This presentation will describe the current state of progress in the mechanization of tree fruit thinning. Non-selective thinners have been tested and found effective for randomly removing blossoms from tree fruit to reduce the crop load. The results have been very encouraging because these mechanical thinners greatly lower labor costs and allow growers to thin more acreage. Modifications have been made on the Fruit-Tec Darwin string thinner. One advancement made by Penn State and CMU researchers is the automation of the positioning of the unit within the tree canopy using distance detection sensors and hydraulic controls. However, hand-thinning is still often required as follow-up because the non-selective thinners leave clumps of blossoms. A more desired outcome is evenly spaced blossoms with a certain number per branch. Work has progressed on a selective thinner that utilizes machine vision, robotics, and custom-design end effectors. This project is supported by the USDA Specialty Crops Research Initiative.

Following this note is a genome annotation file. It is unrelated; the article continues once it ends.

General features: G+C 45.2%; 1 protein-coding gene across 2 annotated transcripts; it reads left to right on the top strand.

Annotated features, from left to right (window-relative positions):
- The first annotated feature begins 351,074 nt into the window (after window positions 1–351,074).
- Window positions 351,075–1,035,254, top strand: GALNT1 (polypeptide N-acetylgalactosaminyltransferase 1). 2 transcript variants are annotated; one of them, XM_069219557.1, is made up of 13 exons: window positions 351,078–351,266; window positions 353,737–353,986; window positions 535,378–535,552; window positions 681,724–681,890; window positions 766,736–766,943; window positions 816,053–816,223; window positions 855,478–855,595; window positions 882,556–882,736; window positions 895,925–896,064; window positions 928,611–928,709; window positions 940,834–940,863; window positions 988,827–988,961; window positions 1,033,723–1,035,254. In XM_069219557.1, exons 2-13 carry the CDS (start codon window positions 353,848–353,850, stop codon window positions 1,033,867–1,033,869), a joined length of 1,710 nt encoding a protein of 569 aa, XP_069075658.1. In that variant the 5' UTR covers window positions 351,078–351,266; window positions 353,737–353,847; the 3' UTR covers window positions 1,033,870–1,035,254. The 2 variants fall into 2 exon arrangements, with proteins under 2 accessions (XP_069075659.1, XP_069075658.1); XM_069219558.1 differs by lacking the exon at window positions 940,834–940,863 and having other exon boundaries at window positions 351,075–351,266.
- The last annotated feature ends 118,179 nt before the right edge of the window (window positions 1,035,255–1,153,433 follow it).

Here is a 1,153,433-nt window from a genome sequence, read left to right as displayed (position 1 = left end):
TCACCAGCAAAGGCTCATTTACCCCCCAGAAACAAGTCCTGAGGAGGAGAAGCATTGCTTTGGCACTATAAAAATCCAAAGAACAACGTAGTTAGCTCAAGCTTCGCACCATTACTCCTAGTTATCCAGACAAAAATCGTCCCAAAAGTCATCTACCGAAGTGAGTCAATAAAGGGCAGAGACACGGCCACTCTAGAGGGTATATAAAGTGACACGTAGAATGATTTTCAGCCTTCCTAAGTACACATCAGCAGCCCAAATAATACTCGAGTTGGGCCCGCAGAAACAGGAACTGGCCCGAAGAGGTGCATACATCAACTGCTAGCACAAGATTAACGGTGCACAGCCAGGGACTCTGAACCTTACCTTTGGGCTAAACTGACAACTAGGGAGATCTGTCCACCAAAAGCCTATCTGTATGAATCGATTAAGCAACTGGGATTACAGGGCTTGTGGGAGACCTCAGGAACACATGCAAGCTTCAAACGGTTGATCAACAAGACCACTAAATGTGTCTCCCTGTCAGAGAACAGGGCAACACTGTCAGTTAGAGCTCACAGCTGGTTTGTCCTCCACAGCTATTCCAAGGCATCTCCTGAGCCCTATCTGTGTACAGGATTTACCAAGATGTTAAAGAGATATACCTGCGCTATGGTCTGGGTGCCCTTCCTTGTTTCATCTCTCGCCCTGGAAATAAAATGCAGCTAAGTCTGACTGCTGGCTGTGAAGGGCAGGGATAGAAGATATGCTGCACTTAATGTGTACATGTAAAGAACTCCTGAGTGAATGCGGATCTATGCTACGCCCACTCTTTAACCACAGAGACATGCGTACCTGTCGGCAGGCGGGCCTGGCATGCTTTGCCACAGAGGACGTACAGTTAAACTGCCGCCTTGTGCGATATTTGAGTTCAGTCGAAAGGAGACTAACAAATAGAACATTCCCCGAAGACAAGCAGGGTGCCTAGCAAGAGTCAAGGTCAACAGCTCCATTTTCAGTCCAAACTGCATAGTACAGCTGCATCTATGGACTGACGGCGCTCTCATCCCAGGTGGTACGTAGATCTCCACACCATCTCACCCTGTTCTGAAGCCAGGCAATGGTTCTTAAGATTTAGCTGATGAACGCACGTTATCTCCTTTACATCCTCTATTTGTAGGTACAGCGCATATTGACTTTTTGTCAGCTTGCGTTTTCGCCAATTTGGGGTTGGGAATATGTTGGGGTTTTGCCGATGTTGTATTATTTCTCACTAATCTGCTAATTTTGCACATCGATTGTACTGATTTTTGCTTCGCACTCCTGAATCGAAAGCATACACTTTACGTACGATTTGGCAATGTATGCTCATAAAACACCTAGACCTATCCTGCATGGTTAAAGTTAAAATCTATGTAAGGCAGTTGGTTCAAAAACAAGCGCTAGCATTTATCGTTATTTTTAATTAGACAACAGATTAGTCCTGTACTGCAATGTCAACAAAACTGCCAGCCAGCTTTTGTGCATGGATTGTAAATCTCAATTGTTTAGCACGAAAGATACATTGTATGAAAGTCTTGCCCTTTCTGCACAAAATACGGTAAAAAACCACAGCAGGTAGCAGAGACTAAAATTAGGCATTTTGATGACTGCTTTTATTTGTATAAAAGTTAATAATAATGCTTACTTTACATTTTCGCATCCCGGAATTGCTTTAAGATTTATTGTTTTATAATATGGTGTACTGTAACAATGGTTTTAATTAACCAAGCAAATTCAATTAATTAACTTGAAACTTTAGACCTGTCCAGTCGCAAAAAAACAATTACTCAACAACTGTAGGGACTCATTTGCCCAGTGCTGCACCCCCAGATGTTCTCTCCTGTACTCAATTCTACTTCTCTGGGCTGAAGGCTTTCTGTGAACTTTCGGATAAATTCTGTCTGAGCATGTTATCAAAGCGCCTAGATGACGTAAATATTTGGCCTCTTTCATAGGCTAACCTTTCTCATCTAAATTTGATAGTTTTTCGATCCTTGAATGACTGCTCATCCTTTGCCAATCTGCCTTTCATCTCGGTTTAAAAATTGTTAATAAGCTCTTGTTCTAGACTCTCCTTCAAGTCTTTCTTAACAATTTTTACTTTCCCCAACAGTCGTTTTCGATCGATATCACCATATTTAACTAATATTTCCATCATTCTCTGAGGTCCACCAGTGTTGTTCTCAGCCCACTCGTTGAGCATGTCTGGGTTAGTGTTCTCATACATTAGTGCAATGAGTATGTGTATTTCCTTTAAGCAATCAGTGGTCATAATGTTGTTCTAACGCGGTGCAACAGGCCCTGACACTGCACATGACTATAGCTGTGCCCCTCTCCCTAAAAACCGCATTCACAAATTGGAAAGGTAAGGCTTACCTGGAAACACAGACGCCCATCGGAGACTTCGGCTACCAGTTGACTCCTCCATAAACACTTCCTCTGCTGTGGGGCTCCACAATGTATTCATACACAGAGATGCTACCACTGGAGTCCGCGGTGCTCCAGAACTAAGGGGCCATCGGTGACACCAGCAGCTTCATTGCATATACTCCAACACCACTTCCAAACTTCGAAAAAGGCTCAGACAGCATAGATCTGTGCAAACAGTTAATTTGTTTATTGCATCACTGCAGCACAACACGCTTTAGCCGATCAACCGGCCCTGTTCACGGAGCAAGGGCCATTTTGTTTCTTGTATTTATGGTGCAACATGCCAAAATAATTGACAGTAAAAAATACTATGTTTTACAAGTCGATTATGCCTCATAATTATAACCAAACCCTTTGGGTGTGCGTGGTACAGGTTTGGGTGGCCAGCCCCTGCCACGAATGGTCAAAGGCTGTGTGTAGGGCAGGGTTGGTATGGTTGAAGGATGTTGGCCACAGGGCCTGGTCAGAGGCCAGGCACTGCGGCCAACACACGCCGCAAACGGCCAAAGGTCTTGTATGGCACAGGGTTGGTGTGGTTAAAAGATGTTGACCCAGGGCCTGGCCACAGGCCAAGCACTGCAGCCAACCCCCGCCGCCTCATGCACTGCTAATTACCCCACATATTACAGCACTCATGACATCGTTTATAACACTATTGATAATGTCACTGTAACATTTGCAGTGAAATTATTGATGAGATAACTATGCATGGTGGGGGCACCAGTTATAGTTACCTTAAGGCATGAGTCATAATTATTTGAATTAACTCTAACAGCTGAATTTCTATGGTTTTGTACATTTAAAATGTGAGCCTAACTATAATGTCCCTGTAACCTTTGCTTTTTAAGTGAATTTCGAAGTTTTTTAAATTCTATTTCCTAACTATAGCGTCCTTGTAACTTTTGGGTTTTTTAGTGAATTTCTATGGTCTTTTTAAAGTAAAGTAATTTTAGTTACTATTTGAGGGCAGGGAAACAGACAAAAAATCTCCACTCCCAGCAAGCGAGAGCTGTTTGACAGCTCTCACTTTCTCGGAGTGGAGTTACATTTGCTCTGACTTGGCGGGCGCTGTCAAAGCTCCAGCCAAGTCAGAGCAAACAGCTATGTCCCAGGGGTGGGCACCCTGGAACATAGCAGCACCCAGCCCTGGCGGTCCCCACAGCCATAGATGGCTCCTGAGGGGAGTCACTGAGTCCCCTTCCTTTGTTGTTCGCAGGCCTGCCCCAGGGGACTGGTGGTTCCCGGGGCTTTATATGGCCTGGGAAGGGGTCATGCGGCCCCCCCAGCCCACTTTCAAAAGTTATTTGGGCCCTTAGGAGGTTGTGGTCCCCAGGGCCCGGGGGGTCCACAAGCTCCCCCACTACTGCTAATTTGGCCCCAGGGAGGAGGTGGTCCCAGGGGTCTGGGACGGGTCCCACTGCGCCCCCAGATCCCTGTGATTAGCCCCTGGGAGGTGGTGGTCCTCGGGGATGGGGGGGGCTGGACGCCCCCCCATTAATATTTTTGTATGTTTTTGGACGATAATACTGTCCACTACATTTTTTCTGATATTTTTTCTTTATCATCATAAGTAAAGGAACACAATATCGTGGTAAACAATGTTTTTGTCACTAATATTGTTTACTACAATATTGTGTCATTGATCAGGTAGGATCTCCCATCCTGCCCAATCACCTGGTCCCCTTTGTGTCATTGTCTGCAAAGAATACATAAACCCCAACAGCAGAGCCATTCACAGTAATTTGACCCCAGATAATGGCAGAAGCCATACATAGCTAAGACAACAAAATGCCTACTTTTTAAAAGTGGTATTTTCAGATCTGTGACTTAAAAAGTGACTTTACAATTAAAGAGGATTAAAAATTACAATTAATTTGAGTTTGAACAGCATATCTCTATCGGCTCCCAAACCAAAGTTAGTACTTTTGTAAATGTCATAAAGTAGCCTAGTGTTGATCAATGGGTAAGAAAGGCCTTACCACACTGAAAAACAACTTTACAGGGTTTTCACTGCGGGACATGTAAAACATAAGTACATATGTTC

Bio: Dr. Paul Heinemann is Professor and Head of the Department of Agricultural and Biological Engineering at Penn State. Dr. Heinemann joined the faculty of Agricultural and Biological Engineering as an Assistant Professor in September 1988. He was promoted to Associate Professor in 1994 and Full Professor in 1999. He was appointed to the head position in July 2012. Dr. Heinemann’s teaching duties include a graduate course in biological and agricultural systems simulation in the Agricultural and Biological Engineering graduate program, and a first-year seminar course in the Biological Engineering undergraduate program. Prior to becoming department head, he taught systems analysis, optimization, and modeling courses at the undergraduate level. He was the Biological Engineering undergraduate program coordinator from 2000 through 2010, and Agricultural Systems Management undergraduate program coordinator from 2006 through 2010.
Dr. Heinemann’s research has focused on tree and small fruit production mechanization and automation, mushroom production, odor and emission analysis and reduction, sensor applications for produce quality evaluation, and plant tissue culture production and mechanization. His current research is primarily focused on innovative technologies for fruit thinning and harvest assist technologies. Dr. Heinemann received a B.S. in Meteorology and an M.S. in Agricultural Engineering from Penn State. He received a Ph.D. in Agricultural Meteorology from the University of Florida.